- Execution Roadmap: Because you would not be around to run the day-to-day operations of the business, it is very important you articulate the mission and follow it with an operational manual on how to execute it. This is not a business plan. This is simply downloading your vision in a way that your leadership can easily interpret and execute it. Sure, you need to give them flexibility but setting up the stage makes things very easier. This will save you time and give you the peace of mind to continue to focus on your other things.
- Evolve the Mission: As you receive data during business reviews, look for things which are working. Then move deeper into those things and expand them where necessary. This means that where necessary, you can depart from the original business and move into something new. We have done that many times. When we noticed that making apps was doomed in Nigeria, we immediately pivoted to building solutions that solve real frictions in the market.
- Beyond Lagos: Everyone wants to be in Lagos. That is fine depending on the business you run. But some businesses do not need to be in Lagos. There is a very huge advantage outside Lagos, Abuja and Port Harcourt in Nigeria. A 3-bedroom flat in a choice area in Owerri goes for N350k while a similar one in Lagos runs into millions of Naira. When men and women start planning to raise families, those things matter. In Lagos, you need to pay more to compensate for the differences on house rents. So, based purely on housing, you can attract higher quality people because places like Owerri offer better value to whatever you pay them compared with Lagos and Abuja. Again, this depends on your business – there are some sectors you must be present in the big cities to thrive. We started with an office in Ikeja but moved to Owerri as our business does not require being in Lagos.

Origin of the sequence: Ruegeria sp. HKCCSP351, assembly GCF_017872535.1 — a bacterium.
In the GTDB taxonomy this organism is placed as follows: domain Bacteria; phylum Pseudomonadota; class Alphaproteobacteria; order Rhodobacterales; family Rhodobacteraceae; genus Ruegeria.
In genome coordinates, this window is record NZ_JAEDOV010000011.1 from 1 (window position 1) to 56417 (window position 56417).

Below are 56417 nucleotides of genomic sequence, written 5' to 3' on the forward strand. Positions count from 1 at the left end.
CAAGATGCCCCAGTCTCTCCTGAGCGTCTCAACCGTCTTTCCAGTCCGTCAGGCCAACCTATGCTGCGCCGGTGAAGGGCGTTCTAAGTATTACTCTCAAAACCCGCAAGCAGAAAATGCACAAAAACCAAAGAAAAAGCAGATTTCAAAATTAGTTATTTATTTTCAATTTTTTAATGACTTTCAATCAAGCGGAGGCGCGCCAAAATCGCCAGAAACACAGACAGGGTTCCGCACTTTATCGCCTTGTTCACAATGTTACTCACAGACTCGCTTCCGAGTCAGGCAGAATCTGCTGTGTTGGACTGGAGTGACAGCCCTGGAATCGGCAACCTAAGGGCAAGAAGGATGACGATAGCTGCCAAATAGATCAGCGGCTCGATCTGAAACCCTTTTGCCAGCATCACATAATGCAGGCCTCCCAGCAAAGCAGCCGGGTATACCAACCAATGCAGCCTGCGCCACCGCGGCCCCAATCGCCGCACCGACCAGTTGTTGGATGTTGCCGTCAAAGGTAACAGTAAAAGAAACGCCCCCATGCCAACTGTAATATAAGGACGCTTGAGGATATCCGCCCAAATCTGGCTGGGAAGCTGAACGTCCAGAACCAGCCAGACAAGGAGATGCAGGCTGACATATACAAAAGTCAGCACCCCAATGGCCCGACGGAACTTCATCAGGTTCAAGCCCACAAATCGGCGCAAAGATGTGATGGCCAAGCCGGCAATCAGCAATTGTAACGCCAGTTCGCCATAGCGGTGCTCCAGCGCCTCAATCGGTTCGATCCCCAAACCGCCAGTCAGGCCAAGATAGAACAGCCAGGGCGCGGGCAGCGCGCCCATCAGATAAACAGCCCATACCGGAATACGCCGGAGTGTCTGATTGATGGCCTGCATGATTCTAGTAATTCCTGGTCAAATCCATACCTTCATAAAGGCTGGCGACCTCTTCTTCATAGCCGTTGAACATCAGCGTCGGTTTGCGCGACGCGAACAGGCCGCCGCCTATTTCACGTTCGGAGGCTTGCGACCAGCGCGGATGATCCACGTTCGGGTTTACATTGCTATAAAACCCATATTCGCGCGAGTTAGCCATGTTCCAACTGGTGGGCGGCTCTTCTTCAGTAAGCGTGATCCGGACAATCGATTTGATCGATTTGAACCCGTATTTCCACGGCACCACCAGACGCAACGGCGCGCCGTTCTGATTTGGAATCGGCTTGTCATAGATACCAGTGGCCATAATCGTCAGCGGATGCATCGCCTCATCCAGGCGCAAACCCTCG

- Networks: When we started, we had business development managers in major Nigerian cities. They worked from their laptops. That helped us to save costs and made it possible to have the capacity to send a team member to client across major cities in the country. The saving we got from not opening branch offices went into paying people better. There was trust that team members would actually work. We measured things by asking for daily practical updates/reports.
- Invest in Training: The biggest challenge is that most team members may not be ready when they resume. We were one of the earliest companies that started making Android apps when everyone was for BlackBerry in Nigeria. We invested on all kinds of materials to help our team to acquire the skills. We also developed strong partnerships with Federal University of Technology Owerri (FUTO) and Imo State University.
Largely, you can build a thriving business in Nigeria even when not physically present in that office. You can live in diaspora and execute a mission back home. And you can be working in a bank and found an IT firm. The key is making sure that people come to work for themselves and their families and not just you. Yes, share the fun and people will connect to execute the mission.